Github action defined as submodule in a repo

jobs.steps.uses can refer to action defined over a public repo, docker, etc.

If action defined over a subdir you can refer to it like: {owner}/{repo}/{path/to/action}@{ref}

docs example: https://docs.github.com/en/free-pro-team@latest/actions/reference/workflow-syntax-for-github-actions#example-using-a-public-action-in-a-subdirectory

jobs:
  my_first_job:
    steps:
      - name: My first step
        uses: actions/aws/ec2@main

But this fails if path/to/action is actually a git sub-module to the repo defining the action.

I get following error like
Can't find 'action.yml', 'action.yaml' or 'Dockerfile' under '/home/runner/work/_actions/PuneethaPai/checkout/submodule/.github/actions/checkout'. Did you forget to run actions/checkout before running your local action?.

So I think when action is defined in a public repo, git-runner clones it, but doesn’t clone the sub-modules defined in them. Hence I am getting above error.

Workaround is to check-in the whole action code in the path, but it’s not a best way when you have advantages of adding it as sub-module thingy.

Couldn’t you refer directly to the submodule repo (or a directory in it) with the uses: keyword? That way the submodule wouldn’t have to be checked out first, or at least not to run the action. :slightly_smiling_face:

The only disadvantage I see is that if the submodule HEAD has to exactly match the action ref you’ll have to update both at the same time.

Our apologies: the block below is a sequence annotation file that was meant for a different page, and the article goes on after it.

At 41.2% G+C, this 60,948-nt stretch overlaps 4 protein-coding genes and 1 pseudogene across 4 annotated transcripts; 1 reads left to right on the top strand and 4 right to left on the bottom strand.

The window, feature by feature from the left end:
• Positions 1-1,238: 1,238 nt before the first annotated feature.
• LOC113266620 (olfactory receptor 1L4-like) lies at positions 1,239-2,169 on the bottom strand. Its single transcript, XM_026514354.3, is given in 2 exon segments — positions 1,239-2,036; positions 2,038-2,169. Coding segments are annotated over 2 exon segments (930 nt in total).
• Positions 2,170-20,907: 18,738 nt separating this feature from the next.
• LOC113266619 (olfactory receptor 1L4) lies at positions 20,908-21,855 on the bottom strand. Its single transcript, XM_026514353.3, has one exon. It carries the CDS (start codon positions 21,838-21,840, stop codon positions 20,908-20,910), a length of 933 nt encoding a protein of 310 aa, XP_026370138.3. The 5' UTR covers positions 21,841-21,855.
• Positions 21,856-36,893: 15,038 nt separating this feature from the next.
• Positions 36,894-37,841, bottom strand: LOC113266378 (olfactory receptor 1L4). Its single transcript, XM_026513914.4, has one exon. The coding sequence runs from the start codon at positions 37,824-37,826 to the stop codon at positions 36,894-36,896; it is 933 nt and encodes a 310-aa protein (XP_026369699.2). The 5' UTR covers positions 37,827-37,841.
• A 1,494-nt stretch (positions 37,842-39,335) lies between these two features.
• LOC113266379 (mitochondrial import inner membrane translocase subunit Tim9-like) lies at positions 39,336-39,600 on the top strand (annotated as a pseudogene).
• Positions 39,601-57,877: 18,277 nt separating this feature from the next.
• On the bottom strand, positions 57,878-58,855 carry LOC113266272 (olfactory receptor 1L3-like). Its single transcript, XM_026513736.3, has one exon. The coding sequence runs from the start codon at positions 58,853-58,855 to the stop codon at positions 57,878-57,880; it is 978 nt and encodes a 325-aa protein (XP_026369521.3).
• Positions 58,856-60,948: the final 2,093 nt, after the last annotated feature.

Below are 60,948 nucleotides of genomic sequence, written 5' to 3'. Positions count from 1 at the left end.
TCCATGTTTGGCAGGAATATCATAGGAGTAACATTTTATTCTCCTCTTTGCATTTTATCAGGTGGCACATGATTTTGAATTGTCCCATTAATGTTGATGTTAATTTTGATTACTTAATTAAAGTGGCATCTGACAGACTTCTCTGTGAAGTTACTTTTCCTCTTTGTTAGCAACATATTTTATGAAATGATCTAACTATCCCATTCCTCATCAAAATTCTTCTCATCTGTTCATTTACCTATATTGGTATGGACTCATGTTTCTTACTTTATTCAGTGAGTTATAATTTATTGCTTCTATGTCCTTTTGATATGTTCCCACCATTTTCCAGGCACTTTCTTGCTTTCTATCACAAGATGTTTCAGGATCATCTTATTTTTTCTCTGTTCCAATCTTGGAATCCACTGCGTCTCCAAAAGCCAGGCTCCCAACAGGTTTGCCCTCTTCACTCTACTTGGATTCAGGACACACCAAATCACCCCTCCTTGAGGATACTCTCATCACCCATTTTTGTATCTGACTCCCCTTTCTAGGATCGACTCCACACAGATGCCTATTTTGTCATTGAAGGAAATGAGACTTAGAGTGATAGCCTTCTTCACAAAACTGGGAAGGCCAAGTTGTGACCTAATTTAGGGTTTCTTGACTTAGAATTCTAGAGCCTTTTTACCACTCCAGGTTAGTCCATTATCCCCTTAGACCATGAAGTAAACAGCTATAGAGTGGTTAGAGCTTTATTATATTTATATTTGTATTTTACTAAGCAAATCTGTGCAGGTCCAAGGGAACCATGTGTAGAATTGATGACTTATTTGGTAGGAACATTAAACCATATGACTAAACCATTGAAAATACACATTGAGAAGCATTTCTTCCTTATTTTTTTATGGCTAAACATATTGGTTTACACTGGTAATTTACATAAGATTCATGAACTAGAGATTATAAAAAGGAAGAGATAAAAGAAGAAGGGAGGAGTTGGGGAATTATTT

Thanks @airtower-luna.
Actually the real problem is, in our company with Github Enterprise, admins have disabled the use of public actions by restricting to use only local actions, i.e actions which are inside our organization.

More Info:

To be frank, we can bypass this check by committing whole action code/repo as part of our application repo, but thought sub-module approach would be neater.
Also we can clone required actions repo into our organization, etc. (Which we don’t have enough privilage to do :rofl: )

PS: I understand that, it is not good to by pass this check in any way unless we get approval from admins :blush: :wink:

You need to checkout with submodules:

    steps:
      - name: Checkout repository
        uses: actions/checkout@v2
        with:
          submodules: recursive
      - name: Use submodule action
        uses: ./.github/actions/checkout
        with:
          ...

See https://github.com/actions/checkout:

Whether to checkout submodules: true to checkout submodules or recursive to recursively checkout submodules. Default: false

Yes @Simran-B.

But uses: actions/checkout@v2 itself fails as this is public repo outside organization.
As shared above, our admins have restricted to use only local actions.
Hence I was trying to add this repo: actions/checkout as sub-module to our internal repo.

Let me know if this clarifies.

Thanks

I guess in that case you’ll unfortunately have to clone the repository manually, using git commands in a run step.

That said, it seems a questionable choice to use Github for hosting and CI and then not allow the official actions… Maybe you can convince your admins to allow these basic actions, or at least create forks within your organization?

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We think it would be a good idea when the checkout action supports clonimng private submouldes by providing a different SSH key. The PAT token is not owrking in many cases since it is bounded to a specific user. With a SSH key pair you can clone the repo as submodule by setting up a deploy key. https://github.com/actions/checkout/issues/287